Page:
Red Hat Earnings Call Insights: Vertical Perspective and Service Workload
Red Hat, Inc. (NYSE:RHT) recently reported its second quarter earnings and discussed the following topics in its earnings conference call.
Brent Thill – UBS: I’m curious, if you could just walk through the verticals, financial services and government, Charlie, to give us a sense of what you are seeing there; and structurally as we head into the fiscal year end on the government how fixing the pipeline build there?
Charlie Peters – EVP and CFO: From a vertical perspective, in the top deals, although I said government and technology/media were the top two, financial was right there. It was a very close third. So, the financial sector from our perspective is still doing well. The government performance in Q2 was no surprise to us. In fact, I had guided that on the Q1 call. I think the open question to everybody is what happens in the next couple of weeks with the federal government budget deliberations and that’s kind of a wild card. It’s going to affect everybody the same way. I would expect that what happens in most years with the month of September for us and probably for everybody else will still be good in the federal government, and then we’ll see what happens on October 1. I really don’t have any predictions beyond that relative to what’s happening about the U.S. federal budget discussion. However, I would say that the government sector for us has historically been a good sector.
Brent Thill – UBS: Just as a quick follow-up on the billings number, Charlie, relative to history, it’s one of the lowest growth rates you’ve seen in a while. Can you just give us a sense to what you think is going on impacting that?
Charlie Peters – EVP and CFO: Yeah, so the one item I clearly called out is when we have these really large deals, they tend to be much more tailored and negotiated to the specific situation and two of the top three deals as I said total — the two of them totaled over $20 million and billed only 15% in the quarter. So, and obviously, if it doesn’t bill, the alternative is it, it goes into off-balance sheet backlog for a future billing date. So, that has an impact and that was — it was one of the larger items for the quarter.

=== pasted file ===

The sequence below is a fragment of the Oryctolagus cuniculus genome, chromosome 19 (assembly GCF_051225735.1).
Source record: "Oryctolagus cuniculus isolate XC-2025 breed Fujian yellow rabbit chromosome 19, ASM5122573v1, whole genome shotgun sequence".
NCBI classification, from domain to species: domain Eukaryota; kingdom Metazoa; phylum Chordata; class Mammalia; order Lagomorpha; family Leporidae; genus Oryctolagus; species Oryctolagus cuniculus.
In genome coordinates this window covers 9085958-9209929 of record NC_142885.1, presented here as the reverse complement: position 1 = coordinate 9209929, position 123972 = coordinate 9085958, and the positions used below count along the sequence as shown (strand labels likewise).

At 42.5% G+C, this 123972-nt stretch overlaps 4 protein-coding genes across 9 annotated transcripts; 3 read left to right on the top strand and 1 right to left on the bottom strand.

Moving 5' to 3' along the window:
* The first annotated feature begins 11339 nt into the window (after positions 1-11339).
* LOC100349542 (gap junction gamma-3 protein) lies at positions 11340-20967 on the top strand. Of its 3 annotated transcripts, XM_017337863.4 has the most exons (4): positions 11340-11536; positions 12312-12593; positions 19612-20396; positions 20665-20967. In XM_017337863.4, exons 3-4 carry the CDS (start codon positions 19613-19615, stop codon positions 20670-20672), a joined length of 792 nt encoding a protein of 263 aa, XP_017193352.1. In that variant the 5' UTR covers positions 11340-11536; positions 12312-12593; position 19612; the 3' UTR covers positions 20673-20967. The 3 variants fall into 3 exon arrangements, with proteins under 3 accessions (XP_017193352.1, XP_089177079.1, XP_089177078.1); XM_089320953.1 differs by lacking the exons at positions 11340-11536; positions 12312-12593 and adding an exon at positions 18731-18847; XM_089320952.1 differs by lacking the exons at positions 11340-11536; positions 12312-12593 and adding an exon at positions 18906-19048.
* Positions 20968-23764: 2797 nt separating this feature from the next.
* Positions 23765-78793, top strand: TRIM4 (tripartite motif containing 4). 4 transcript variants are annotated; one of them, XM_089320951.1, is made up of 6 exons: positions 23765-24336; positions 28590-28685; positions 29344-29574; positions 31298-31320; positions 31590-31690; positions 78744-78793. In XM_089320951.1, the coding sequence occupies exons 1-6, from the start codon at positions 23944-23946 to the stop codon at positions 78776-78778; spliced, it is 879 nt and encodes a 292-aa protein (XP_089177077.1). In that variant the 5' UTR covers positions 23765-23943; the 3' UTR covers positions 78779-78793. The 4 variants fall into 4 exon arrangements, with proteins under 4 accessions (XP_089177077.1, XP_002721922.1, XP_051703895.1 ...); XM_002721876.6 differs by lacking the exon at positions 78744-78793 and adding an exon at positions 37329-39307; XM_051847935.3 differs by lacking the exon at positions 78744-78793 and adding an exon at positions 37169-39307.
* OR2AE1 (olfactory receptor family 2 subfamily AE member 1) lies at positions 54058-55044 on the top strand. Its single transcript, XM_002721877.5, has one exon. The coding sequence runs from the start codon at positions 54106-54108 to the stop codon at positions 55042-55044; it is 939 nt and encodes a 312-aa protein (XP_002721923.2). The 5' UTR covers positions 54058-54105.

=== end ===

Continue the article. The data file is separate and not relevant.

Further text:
Heather Bellini – Goldman Sachs: Just a couple in particular. First, I would like to ask Charlie, in the past you guys have said that services revenue was actually a good indicator of future growth in subscription, if I just go back in your transcripts. I’m just wondering kind of if the business dynamics have changed and that’s not the case anymore. And then I guess the second thing just has to do with Linux workload growth, and I’m wondering if you could give us a sense of how – what rate do you think Linux workloads are growing at within the four walls of your customers’ data centers, and what do you think they’re growing at in the public cloud arena?
Charlie Peters – EVP and CFO: I’ll take the first one; services, and I’ll let Jim comment about the service workload – the Linux workload growth. From a services perspective, if you went back probably two or three years ago, Heather, I think your comment is accurate. Probably starting about a year and a half ago what we talked about was the fact that we’ve changed our service strategy and we’re actually devoting time, effort, and resources here to enable our partners to deliver services around the Red Hat products. So we are actually sacrificing services revenue to allow our partners to deliver more services. The theory and the strategy here is to help us accelerate subscription growth down the road for the future. So, nothing’s changed there. We’ve been following that policy now for probably a year and a half, two, and continued along that path. I’ll let Jim talk about the Linux workload growth.
Jim Whitehurst – President and CEO: Yeah. I mean, I think what we’re generally seeing across the board is we’re winning a lot larger share of net new workload. So, as customers’ – enterprises are looking to deploy new workloads, obviously, the choice is Windows or Linux now. And we believe we’re winning a lot larger share of those. And so, a lot of our share take isn’t directly from somebody ripping out a Windows server to put in a Linux server. It’s more – as application since that they’re likely to have been on Unix or Windows and are now more likely to be on Linux. So, the IDC number of roughly 38% of servers, are Linux, roughly half of that-ish are Red Hat, so a little less than 20% of all servers out there. So, there is a lot of growth as we look at how those servers move. Second on the public cloud, we are seeing tremendous growth on public clouds but frankly off of a tiny base. So, we are still on a monthly basis in the single-digit millions on that business. But we are seeing that grow nicely. We always look at that as is that an opportunity or is it a threat and if you look at the numbers I’ve said before, Red Hat represents a little less than 20% of Enterprise servers. I would hazard to say the vast majority of workloads is that some Enterprises go to public clouds are going to be Linux. So, we just need to make sure we win a reasonable share of those and we are still net-net better off. I think that’s happening. That obviously the data we are seeing is from Red Hat customers who are moving their workloads to the cloud and that looks positive. But again its early days and it’s still kind of relatively tiny numbers of Enterprises running workloads in clouds.